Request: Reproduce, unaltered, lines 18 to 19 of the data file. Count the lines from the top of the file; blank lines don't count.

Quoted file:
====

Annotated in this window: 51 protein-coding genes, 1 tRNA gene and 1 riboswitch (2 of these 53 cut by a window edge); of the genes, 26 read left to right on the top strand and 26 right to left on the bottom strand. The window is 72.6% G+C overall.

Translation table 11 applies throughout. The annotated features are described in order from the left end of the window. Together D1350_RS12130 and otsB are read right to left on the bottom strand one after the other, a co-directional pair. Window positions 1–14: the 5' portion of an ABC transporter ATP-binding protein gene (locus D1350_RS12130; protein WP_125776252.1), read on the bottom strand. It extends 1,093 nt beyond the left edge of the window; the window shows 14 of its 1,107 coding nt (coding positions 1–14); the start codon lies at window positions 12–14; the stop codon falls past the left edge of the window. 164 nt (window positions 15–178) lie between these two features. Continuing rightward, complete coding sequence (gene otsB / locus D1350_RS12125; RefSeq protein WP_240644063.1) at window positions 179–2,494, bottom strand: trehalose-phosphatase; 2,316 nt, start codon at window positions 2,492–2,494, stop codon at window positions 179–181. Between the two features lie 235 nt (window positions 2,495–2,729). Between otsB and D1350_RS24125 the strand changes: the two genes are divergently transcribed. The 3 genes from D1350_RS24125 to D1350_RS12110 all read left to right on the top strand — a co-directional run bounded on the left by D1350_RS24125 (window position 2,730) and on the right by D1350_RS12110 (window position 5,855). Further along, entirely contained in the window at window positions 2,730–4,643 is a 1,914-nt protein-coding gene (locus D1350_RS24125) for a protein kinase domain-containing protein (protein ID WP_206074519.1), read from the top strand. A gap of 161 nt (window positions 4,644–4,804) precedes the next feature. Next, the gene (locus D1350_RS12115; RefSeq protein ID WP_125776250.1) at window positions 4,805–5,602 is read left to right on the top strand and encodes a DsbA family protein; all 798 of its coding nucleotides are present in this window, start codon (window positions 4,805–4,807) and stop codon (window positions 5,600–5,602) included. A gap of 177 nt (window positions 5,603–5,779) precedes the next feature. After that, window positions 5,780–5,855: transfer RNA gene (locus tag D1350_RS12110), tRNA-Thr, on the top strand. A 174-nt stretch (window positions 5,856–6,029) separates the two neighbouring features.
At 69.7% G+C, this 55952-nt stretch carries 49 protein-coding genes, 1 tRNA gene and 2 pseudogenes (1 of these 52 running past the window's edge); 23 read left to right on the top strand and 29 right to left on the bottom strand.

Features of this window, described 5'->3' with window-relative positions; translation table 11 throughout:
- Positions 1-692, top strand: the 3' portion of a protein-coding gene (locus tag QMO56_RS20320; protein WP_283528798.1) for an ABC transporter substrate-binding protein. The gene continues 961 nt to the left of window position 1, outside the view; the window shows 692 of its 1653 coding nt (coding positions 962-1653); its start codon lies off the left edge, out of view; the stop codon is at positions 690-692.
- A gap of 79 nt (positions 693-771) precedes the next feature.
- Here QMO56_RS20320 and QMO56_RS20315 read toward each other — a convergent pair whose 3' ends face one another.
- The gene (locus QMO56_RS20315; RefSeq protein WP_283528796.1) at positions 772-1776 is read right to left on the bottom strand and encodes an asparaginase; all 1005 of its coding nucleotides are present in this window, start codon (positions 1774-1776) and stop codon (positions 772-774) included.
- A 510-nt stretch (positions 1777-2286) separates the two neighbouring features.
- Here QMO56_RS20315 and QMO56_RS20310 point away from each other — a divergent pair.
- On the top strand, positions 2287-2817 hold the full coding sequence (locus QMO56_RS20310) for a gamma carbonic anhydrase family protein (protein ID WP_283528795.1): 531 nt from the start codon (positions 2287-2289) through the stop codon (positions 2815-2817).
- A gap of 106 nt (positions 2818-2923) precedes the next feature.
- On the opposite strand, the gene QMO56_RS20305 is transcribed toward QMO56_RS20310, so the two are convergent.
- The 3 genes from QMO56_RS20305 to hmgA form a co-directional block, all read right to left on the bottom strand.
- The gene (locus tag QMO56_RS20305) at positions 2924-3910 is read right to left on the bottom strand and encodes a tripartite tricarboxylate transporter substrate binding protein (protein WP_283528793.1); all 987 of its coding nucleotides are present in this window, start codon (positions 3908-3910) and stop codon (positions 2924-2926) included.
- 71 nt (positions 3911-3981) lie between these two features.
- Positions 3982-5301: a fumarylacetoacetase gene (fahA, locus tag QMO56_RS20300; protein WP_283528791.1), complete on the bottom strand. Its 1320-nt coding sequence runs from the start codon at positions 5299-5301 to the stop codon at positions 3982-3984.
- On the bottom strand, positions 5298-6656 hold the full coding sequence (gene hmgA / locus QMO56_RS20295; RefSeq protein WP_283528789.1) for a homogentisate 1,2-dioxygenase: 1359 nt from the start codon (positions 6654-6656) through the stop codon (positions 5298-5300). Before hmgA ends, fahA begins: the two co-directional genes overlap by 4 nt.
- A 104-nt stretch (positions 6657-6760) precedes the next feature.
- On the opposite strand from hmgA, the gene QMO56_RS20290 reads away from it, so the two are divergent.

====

- On the bottom strand, positions 5298-6656 hold the full coding sequence (gene hmgA / locus QMO56_RS20295; RefSeq protein WP_283528789.1) for a homogentisate 1,2-dioxygenase: 1359 nt from the start codon (positions 6654-6656) through the stop codon (positions 5298-5300). Before hmgA ends, fahA begins: the two co-directional genes overlap by 4 nt.
- A 104-nt stretch (positions 6657-6760) precedes the next feature.